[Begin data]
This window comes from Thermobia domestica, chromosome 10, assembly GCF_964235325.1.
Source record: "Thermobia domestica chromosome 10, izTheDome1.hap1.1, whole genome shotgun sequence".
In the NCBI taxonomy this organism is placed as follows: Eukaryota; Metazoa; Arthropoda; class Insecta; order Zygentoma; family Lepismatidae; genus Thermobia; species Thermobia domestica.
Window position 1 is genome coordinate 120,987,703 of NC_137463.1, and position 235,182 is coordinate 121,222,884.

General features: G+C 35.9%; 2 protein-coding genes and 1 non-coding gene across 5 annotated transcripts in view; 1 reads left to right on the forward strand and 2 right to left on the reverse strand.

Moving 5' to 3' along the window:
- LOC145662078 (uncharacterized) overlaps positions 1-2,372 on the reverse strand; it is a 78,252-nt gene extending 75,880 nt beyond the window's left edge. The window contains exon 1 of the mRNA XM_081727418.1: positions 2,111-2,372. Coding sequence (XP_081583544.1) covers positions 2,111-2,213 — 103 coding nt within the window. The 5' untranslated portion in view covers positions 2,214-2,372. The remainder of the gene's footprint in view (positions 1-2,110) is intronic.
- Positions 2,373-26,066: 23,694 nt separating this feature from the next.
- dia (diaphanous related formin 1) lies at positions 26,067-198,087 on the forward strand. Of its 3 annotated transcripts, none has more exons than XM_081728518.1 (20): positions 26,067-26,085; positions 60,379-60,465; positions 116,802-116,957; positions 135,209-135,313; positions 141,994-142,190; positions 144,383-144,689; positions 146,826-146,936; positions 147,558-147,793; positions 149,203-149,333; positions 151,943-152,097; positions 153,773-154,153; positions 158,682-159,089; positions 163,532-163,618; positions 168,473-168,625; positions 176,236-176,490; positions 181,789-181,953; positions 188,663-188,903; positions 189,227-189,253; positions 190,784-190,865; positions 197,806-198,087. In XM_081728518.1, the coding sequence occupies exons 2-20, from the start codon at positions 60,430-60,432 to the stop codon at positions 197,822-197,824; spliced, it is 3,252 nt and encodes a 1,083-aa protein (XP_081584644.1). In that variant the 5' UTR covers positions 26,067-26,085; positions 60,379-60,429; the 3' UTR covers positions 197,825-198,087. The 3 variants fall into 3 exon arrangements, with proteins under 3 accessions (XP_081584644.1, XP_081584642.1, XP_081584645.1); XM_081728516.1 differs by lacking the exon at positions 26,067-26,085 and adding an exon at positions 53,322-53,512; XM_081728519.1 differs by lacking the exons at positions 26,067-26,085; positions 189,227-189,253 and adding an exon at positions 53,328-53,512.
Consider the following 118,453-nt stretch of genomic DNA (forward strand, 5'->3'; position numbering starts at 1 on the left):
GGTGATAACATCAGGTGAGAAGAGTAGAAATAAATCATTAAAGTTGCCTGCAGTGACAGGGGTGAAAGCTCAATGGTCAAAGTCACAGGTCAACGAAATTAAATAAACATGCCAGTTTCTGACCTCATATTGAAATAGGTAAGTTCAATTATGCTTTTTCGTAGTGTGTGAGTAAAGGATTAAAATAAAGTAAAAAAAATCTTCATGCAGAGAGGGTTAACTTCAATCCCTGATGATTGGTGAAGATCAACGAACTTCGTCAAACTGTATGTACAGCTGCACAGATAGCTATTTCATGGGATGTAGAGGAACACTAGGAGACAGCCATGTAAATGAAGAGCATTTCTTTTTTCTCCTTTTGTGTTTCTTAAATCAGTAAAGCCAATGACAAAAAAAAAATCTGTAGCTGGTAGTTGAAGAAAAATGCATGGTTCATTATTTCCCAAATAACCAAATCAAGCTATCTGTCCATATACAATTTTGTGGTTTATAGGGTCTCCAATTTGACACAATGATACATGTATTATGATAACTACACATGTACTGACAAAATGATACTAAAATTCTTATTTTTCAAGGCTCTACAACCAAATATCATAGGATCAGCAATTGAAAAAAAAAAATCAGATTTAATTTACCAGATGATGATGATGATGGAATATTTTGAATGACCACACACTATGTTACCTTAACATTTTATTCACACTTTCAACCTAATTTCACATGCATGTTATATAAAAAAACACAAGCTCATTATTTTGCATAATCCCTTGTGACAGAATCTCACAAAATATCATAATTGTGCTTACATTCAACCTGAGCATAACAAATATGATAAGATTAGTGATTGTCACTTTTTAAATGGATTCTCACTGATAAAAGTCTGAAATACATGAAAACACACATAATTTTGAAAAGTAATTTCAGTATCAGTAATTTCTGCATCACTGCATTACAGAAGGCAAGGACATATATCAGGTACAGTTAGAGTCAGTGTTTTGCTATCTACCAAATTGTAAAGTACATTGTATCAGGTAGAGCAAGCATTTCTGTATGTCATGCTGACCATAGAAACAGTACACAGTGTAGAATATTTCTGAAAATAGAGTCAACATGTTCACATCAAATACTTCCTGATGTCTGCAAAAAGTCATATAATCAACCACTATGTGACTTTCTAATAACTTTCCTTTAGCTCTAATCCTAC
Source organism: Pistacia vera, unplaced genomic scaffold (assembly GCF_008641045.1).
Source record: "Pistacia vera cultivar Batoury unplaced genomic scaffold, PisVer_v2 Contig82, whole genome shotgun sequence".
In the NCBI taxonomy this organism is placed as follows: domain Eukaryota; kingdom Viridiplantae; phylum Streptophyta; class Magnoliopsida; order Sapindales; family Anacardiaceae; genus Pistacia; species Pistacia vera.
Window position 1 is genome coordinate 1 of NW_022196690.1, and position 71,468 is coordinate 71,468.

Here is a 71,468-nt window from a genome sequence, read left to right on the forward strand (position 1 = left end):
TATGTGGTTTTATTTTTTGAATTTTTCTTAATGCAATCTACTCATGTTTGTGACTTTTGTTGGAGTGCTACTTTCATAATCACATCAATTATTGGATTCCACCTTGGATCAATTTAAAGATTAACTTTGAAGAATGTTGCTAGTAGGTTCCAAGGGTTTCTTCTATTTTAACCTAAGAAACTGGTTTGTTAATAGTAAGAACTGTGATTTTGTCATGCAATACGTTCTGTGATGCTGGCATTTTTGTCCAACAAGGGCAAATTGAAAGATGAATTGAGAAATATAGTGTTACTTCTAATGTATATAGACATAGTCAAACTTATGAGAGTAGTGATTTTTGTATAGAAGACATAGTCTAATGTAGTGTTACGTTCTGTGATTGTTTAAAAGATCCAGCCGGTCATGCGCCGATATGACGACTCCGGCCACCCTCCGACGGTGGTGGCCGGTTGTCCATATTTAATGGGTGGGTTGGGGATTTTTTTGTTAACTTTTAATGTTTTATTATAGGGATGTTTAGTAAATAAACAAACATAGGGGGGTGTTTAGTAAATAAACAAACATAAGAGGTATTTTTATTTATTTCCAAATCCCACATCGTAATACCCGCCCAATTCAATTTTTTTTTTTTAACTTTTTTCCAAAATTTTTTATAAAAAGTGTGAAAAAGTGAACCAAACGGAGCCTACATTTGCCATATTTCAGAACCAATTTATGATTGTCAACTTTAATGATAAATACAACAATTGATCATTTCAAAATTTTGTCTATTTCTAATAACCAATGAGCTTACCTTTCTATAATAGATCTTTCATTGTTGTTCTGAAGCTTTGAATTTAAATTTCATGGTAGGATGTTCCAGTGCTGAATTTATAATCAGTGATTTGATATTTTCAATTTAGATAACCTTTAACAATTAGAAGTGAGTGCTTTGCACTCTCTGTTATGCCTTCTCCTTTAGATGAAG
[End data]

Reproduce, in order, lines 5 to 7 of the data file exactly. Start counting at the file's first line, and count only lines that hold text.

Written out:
General features: G+C 35.9%; 2 protein-coding genes and 1 non-coding gene across 5 annotated transcripts in view; 1 reads left to right on the forward strand and 2 right to left on the reverse strand.

Moving 5' to 3' along the window:
- LOC145662078 (uncharacterized) overlaps positions 1-2,372 on the reverse strand; it is a 78,252-nt gene extending 75,880 nt beyond the window's left edge. The window contains exon 1 of the mRNA XM_081727418.1: positions 2,111-2,372. Coding sequence (XP_081583544.1) covers positions 2,111-2,213 — 103 coding nt within the window. The 5' untranslated portion in view covers positions 2,214-2,372. The remainder of the gene's footprint in view (positions 1-2,110) is intronic.